After reading an article where the president of the Central Bank of Brazil exposes his not enough understanding and appreciation about digital currency, that could be this type of boon to citizens of my native country, Brazil.
I feel that the easiest way to describe it’s through practical examples, so I’ll summarize my experience with the legal tender currency of my country.
I was born in 1981, through the decade of hyperinflation in Brazil, I recall it was normal to begin to see the supermarkets crowded during the first week of the month. The reason being on payday, everyone groceries for the whole month since prices were changed every day, sometimes over and over again a day.
Our money lost value every minute, whilst the government’s printing machine worked at a frenetic pace.
During a decade (10 years) of hyperinflation, several leaders sitting in the chair of the Finance Minister or the President of the Central Bank tried to lessen or minimize inflation. They didn’t get it done the hard way, and just how that may been employed by, by cutting government spending. Instead, these men had pipe dreams, picking out economic plans they thought were most miraculous.
One of these simple pie-in-the-sky plans definitively marked the Brazilian people. During the government of President Fernando Collor, the Minister of Finance, Zelia Cardoso de Mello, confiscated all the cash that Brazilians kept in banks. The concept was simple: without money there could be no demand for products, so inflation could be controlled.
Obviously this didn’t work to save lots of the economy, however it did devastate many Brazilians. Some, like my grandfather, relied on the life savings to cover their medical care. These individuals were badly hurt.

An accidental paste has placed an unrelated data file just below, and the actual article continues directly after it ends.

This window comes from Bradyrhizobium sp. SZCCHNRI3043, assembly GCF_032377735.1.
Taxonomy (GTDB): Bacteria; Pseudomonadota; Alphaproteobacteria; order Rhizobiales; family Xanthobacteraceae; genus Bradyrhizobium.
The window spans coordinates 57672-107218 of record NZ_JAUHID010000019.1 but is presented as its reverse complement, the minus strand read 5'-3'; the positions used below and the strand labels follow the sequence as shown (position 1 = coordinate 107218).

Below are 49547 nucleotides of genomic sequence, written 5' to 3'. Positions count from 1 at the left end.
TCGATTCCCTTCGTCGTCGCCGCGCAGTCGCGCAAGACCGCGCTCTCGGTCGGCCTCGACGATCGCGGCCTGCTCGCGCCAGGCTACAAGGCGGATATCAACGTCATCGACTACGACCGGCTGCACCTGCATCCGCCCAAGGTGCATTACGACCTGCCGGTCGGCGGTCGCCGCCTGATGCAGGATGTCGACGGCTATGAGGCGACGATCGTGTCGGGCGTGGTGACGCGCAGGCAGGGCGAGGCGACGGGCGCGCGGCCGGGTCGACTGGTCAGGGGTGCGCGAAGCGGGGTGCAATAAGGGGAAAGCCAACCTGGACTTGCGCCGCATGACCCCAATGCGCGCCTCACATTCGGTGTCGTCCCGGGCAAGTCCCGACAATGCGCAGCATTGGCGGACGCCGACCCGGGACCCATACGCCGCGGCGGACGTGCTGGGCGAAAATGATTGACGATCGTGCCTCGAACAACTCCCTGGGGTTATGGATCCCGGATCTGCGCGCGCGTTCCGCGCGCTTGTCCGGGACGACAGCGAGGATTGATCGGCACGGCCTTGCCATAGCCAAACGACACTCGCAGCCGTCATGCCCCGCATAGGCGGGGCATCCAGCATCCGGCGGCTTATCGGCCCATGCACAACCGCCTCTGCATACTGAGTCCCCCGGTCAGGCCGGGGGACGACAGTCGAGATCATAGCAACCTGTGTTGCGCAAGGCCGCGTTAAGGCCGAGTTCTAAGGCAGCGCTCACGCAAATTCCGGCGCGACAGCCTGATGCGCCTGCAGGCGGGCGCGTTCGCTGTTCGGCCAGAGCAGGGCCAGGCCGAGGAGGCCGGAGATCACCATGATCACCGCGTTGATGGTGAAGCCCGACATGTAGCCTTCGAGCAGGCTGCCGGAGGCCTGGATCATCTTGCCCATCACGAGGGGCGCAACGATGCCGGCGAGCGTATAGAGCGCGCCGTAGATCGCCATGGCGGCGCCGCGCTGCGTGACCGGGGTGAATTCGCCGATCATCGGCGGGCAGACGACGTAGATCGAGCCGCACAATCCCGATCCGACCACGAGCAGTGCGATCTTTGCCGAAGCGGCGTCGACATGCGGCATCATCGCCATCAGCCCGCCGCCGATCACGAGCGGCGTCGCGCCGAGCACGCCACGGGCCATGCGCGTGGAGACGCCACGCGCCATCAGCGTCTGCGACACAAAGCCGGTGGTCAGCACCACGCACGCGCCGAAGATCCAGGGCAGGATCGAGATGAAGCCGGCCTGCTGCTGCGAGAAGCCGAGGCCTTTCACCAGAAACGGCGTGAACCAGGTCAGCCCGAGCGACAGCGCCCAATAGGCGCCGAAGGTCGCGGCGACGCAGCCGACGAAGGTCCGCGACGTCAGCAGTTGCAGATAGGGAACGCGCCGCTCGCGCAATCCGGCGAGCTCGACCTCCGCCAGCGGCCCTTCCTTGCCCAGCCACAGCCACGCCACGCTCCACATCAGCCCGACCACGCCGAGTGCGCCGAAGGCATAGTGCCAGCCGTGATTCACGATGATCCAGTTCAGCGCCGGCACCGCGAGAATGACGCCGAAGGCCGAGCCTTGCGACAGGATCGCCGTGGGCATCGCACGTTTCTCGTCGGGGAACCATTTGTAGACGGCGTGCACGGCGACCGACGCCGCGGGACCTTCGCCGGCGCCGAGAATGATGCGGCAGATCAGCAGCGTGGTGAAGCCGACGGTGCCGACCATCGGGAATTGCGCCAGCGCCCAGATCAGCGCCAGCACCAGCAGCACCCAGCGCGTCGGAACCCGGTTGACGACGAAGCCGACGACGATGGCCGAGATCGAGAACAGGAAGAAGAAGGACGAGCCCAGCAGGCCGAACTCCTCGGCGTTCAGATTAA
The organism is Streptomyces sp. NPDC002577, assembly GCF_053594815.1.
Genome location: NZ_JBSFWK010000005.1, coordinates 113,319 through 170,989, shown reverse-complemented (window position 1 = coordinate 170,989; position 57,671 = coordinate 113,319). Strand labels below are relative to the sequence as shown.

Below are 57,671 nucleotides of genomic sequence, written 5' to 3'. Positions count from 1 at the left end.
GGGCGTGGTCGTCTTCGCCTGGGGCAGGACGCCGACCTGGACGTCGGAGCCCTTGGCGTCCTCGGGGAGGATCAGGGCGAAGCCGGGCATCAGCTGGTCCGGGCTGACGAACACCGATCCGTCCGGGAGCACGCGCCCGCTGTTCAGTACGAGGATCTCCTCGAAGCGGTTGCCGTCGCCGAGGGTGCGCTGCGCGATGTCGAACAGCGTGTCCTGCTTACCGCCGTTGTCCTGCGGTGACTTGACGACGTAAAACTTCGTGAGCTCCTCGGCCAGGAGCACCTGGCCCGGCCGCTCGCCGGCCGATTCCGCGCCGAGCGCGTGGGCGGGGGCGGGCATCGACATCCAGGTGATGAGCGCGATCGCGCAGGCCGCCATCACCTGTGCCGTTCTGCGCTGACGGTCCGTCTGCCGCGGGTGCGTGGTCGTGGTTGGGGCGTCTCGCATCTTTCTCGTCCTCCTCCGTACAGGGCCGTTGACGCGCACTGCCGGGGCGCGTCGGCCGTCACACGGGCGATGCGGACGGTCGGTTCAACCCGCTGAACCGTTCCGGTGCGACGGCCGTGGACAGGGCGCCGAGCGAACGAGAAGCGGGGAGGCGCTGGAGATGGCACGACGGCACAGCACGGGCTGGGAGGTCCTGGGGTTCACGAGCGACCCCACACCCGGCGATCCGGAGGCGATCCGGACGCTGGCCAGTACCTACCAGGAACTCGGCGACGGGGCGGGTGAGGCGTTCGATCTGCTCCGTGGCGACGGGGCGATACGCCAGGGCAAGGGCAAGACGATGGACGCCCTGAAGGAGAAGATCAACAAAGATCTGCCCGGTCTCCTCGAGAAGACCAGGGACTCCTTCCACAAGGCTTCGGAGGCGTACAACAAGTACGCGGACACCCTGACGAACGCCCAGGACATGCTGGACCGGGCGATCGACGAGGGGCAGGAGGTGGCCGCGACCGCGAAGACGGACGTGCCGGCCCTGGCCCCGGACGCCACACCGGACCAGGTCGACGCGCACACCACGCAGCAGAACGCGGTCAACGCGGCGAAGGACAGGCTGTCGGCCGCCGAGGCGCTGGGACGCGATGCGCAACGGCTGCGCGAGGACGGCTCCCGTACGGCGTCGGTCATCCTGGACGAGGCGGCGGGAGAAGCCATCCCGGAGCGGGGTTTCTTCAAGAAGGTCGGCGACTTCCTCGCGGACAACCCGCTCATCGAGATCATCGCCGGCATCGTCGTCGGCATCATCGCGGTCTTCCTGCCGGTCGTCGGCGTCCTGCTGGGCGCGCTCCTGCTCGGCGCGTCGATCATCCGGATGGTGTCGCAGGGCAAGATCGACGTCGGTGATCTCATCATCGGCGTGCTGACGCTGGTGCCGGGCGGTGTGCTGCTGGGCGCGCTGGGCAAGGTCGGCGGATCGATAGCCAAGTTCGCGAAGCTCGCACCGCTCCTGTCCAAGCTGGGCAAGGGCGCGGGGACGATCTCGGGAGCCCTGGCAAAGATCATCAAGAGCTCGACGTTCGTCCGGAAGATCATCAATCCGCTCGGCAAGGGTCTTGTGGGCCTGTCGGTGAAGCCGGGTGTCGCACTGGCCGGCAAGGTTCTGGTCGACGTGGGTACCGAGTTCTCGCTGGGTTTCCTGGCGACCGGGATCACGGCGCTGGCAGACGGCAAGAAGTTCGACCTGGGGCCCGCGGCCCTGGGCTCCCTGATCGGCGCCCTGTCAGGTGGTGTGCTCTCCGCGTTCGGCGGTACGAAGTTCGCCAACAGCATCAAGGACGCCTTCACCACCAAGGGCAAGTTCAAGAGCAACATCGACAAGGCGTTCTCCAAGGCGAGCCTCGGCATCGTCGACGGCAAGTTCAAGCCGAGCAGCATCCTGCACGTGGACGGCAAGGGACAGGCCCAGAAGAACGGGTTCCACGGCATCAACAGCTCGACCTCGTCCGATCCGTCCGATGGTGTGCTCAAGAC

What does history teach us?
To start with, a deflationary currency such as for instance Bitcoin, whose economic model is dependant on that of thinkers like Frederich Hayek, is valuable to any or all citizens of countries that is concern with inflation.
Second, inhabitants of countries which have already experienced economic chaos understand how valuable it’s to possess assets that can’t be confiscated overnight. Today we’ve examples such as Venezuela, and many years ago, Argentina.
There’s a well known saying in Brazil that the dog that’s been bitten by a snake is afraid of a sausage. In Nigeria, you may say “once bitten, twice shy.” Those individuals who have lived through hyperinflation can understand the worth of a deflationary currency.
This is exactly why we like Bitcoin, and why all of the central bankers hate it. Deep down they’re envious, even fearful, of Bitcoin’s economic model. Bitcoin has achieved what’s impossible for them, the creation of the first truly deflationary currency that’s clear of the mismanagement of governments.